SuperComm to Descend on Atlanta
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Next week thousands of communications technology fans will descend upon Atlanta for the annual SuperComm conference (June 4-7) -- an event whose past is rich with new product announcements from the companies who develop infrastructure for the complete range of service providers in the New Economy.
In previewing the event, some analysts from Goldman Sachs (GS) said the amount of new products will not be the event's key because of the slowdown in demand across the high-tech industry. Instead, what some people will be looking for are specific innovations in hot-button issues such as optical switching. Never mind the fact that carrier spending is down and that those with legacy equipment may be left holding out their infrastructure-filled hands to Qwest, Verizon, and other service providers who want the latest equipment that companies like Ciena have to offer. Interest in optical switching is at an all-time high, GS said.
Specifically, Goldman Sachs said interest remains great in the optical-electrical-optical (OEO) layer, which allows for increased functionality at the important electrical layer. GS said Ciena is the runaway leader with 15 customers and myriad shipments. Analysts for the research firm said they will be watching Sycamore's movement in this stark terrain as the company is tweaking its key ASIC for the switching fabric, which would make the company only the second outfit to serve STS-1, or 51.8 megabytes-per-second (Mbps).
In the background for all of this are the larger, more perennial firms, such as France's Alcatel and Canada's Nortel, neither of which can yet compete with Ciena, Sycamore, or even Tellium, but who are clearly interested in making waves in optical switching. GS said it expects Alcatel and Nortel to showcase new products at SuperComm 2001. Still, there are no guarantees that the optical sector will heat up soon -- possibly not until some time in 2002, according to a recent report released by Morgan Stanley Wednesday. Analyst Alkesh Shah dropped JDS Uniphase, Nortel Networks and Sycamore Networks to "neutral" from "outperform." Interestingly, all of those stocks were off Wednesday.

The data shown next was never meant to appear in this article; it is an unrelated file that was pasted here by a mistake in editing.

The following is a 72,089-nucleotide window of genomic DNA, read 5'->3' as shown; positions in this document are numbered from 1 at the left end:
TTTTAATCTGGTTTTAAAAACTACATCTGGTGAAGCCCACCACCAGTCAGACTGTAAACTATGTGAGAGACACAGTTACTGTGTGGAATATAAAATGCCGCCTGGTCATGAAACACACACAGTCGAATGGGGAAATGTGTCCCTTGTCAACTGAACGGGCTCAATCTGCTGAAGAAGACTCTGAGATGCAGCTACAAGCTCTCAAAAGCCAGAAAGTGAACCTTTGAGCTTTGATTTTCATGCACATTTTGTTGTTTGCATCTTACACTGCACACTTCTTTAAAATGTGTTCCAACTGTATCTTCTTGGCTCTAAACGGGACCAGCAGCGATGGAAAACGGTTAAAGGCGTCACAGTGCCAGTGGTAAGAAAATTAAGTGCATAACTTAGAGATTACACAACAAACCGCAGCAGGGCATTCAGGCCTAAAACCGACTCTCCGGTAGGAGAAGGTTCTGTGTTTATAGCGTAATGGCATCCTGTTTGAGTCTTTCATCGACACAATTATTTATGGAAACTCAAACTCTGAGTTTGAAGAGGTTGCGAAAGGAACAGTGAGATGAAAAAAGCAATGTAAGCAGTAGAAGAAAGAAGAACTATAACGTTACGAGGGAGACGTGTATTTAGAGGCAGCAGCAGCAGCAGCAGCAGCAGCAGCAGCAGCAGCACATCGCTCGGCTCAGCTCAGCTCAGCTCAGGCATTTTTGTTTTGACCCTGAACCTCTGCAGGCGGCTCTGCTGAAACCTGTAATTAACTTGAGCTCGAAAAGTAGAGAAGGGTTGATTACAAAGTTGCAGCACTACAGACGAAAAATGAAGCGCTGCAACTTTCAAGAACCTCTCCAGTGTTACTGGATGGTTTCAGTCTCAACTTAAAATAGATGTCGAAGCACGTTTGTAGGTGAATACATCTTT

A law school graduate, Powell presided as the chief of staff for the antitrust division in the U.S. Department of Justice before joining the FCC. He last made waves May 7 when he vowed to punish potential violators of fair competition laws by inflating fines from $1.2 million to $10 million in situations where phone carriers treat rivals unfairly.
On the technological standard side, the HomeRF Working Group will demonstrate its revamped HomeRF 2.0 wireless standard at SuperComm 2001 on the heels of successful presentations at the Connections 2001 show in Seattle and Networld+Interop in Las Vegas. HomeRF 2.0 runs at 10 mbps.
While Proxim and a few other firms (Compaq Computer, Motorola, Siemens) tout HomeRF, others are not so excited about the wireless standard and opt for a rival protocol known as Wi-Fi, or 802.11b, which runs at 11 mbps. Intel Corp. abandoned HomeRF in March for 802.11b much to the disappointment of HomeRF supporters.
A recent Merrill Lynch study noted that Toshiba, Dell, IBM and Compaq are promoting 802.11b-enabled laptops while Handspring has been talking about including 802.11b wireless capability into its personal digital assistants (PDAs).
What are some of the reasons Merrill Lynch believes Wi-Fi will prevail over HomeRF and Bluetooth? Wi-Fi is currently interoperable, it is already cost-effective and becoming more so, and it is as fast as the majority of desktop connections.
Ultimately, GS said it was unsure of how SuperComm will be received.
"Attendance at SuperComm could be down this year from the overheated peak experienced in 2000, and certainly the tone of most carriers and equipment vendors will be muted versus last year," GS concluded. What the event will do is spell out the challenges that lie ahead for this sector.